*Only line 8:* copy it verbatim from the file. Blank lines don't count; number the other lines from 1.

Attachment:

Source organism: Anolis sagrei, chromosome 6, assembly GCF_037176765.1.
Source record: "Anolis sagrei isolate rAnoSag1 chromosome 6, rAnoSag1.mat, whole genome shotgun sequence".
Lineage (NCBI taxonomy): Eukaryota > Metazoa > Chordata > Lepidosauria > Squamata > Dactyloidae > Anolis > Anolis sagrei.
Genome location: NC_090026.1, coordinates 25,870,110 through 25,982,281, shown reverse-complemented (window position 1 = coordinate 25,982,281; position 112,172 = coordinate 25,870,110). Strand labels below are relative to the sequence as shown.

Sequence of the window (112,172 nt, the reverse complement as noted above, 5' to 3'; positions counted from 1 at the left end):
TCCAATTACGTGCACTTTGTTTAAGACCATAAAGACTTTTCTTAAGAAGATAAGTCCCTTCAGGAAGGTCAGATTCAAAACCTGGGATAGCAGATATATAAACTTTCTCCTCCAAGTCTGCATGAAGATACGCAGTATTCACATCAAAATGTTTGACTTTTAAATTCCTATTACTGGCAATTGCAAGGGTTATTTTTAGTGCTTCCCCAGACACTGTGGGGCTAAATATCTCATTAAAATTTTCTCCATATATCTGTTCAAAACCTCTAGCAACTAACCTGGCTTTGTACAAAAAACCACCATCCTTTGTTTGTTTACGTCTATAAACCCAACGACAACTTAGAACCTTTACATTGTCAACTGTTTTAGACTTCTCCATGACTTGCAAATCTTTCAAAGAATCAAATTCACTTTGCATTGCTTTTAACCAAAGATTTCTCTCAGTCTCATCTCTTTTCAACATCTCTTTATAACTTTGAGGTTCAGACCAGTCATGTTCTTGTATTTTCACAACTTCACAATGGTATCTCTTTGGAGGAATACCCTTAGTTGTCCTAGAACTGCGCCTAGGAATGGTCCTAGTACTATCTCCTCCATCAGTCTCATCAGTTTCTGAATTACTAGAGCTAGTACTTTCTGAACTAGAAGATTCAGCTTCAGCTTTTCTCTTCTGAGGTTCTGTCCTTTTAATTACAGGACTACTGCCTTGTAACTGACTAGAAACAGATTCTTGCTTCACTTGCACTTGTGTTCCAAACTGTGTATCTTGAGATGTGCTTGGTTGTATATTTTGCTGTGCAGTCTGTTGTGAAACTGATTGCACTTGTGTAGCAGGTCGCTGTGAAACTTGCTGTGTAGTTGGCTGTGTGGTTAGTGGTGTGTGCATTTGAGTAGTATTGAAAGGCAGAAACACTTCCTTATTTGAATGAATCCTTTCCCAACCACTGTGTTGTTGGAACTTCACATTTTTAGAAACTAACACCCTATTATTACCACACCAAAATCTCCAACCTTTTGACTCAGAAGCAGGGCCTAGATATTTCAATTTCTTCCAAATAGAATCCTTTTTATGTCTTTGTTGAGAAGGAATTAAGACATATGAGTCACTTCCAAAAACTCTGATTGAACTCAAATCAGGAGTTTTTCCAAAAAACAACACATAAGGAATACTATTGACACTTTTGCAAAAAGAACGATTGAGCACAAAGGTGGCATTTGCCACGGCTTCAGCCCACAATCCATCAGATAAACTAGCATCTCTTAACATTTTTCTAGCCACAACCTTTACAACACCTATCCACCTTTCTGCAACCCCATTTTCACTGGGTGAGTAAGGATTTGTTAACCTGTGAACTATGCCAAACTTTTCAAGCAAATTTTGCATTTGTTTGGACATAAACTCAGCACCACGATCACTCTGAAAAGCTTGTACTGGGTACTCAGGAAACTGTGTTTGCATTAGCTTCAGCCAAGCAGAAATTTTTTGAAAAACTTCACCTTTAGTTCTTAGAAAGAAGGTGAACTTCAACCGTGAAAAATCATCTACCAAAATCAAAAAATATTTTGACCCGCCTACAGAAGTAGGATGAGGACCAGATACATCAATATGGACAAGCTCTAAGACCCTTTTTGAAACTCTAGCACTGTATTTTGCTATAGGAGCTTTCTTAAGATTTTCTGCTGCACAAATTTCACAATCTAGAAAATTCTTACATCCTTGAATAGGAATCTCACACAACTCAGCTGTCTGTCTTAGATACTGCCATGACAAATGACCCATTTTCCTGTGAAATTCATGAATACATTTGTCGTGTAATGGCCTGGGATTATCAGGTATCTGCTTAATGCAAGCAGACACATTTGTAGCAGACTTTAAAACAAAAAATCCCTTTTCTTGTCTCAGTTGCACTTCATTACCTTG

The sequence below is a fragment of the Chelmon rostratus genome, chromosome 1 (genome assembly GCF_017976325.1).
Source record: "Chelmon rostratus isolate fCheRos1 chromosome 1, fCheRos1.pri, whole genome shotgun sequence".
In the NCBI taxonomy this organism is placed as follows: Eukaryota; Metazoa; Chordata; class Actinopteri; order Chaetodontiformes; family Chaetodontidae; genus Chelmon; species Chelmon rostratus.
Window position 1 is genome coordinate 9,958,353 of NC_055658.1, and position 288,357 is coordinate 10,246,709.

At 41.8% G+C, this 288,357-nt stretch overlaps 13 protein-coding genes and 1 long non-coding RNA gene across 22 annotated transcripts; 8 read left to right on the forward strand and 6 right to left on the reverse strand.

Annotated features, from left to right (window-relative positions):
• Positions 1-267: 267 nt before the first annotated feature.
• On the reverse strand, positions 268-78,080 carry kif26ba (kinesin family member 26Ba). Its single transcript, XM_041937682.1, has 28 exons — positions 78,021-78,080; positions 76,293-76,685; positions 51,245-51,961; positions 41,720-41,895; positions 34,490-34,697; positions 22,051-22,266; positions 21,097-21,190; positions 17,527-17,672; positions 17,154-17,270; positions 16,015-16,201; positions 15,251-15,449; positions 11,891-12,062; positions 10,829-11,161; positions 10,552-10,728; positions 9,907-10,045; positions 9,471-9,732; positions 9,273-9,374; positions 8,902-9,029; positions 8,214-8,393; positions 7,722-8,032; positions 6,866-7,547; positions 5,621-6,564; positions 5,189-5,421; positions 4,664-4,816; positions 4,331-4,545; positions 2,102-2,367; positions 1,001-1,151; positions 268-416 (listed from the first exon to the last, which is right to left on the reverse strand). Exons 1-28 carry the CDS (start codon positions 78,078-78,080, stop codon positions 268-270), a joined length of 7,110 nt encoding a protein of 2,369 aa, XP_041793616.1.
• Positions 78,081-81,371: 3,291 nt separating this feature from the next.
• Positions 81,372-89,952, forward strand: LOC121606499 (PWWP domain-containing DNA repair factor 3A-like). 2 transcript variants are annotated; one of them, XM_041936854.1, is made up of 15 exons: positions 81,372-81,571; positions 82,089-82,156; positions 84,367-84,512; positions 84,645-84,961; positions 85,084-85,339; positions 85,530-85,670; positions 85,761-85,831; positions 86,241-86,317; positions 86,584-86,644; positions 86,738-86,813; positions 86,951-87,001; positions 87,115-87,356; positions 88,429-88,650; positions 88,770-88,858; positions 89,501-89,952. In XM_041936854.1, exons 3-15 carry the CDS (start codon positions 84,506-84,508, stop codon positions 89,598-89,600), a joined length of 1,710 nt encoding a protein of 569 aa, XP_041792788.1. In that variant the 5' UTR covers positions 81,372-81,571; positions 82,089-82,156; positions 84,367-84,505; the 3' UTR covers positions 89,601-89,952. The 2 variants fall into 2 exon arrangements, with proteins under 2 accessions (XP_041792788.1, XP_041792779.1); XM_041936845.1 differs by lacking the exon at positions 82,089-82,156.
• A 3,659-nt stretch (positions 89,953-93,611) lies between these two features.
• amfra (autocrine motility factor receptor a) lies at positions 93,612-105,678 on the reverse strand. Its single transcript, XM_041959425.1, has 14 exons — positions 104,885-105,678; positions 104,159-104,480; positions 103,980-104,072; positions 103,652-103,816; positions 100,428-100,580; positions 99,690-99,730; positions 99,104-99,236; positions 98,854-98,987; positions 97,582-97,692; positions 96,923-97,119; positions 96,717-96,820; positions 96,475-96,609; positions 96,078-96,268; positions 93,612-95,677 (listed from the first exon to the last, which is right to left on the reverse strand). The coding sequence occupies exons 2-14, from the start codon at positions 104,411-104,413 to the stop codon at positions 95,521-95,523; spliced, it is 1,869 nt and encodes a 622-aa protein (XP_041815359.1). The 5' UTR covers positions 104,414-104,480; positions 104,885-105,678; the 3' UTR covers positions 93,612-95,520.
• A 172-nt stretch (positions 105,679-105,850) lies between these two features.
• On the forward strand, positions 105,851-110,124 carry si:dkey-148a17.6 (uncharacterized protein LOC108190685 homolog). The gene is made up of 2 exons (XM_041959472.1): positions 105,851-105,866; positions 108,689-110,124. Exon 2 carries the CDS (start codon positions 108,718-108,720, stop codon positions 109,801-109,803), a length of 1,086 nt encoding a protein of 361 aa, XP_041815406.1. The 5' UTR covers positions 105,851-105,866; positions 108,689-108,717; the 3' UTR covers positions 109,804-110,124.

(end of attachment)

Source record: "Chelmon rostratus isolate fCheRos1 chromosome 1, fCheRos1.pri, whole genome shotgun sequence".